The Centers for Disease Control and Prevention (CDC) released a report that shows a marked increase in hospital emergency room for sports related concussions and traumatic brain injuries (TBI), especially for young males aged 10 to 19 years. The study, which looked at ER visits over 2001 to 2009, showed a 60% total increase for sports related brain injuries, to almost 250,000 ER admissions in 2009. Given the current focus on managing the consequences of sports concussions, I expect this number to rise further for 2010 and 2011.
Digging into the CDC data reveals some interesting points for parents, physicians, and school athletic departments to consider:
- Cycling and Football were the top two activities that brought children and teenagers to the ER for concussion and brain injury symptoms (over 25,000 visits each).
- The highest percentage rates per activity for concussion/TBI were for horseback riding (15%), ice skating (11%), golf (!!) (11%), and all terrain vehicle riding (10%).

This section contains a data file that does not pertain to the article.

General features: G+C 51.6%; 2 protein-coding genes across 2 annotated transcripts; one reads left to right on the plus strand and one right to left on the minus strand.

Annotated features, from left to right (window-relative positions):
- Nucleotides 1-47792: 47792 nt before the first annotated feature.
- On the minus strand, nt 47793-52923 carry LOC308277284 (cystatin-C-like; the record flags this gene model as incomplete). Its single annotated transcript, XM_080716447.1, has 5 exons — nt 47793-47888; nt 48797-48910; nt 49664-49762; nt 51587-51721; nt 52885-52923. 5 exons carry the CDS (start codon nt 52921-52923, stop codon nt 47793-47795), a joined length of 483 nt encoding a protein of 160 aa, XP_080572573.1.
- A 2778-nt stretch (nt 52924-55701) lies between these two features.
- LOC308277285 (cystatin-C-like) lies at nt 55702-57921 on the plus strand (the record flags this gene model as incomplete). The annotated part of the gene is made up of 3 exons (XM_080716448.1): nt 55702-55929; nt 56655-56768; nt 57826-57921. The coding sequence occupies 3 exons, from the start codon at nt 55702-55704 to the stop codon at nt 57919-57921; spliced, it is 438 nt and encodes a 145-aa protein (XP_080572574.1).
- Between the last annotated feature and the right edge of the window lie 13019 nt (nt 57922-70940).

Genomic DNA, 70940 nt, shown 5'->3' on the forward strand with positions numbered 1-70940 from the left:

The alarmingly high TBI rate for golf doesn’t make much sense until one considers that fact that most 16 year old males will drive a golf cart like it is an ATV — in which case the nearly identical TBI percentages for golf and ATV riding make perfect sense.
In addition to football, this highest aggregate number of ER admissions for team sports activities are basketball, soccer, and baseball. Many school athletic departments are implementing concussion detection and management policies in response to increased public attention on the negative health effects of multiple concussions.
Many states are also passing legislation that requires schools and colleges to proactively detect and monitor concussions in all student athletes. Baseline cognitive testing with computerized concussion test systems is one efficient method for handling this requirement.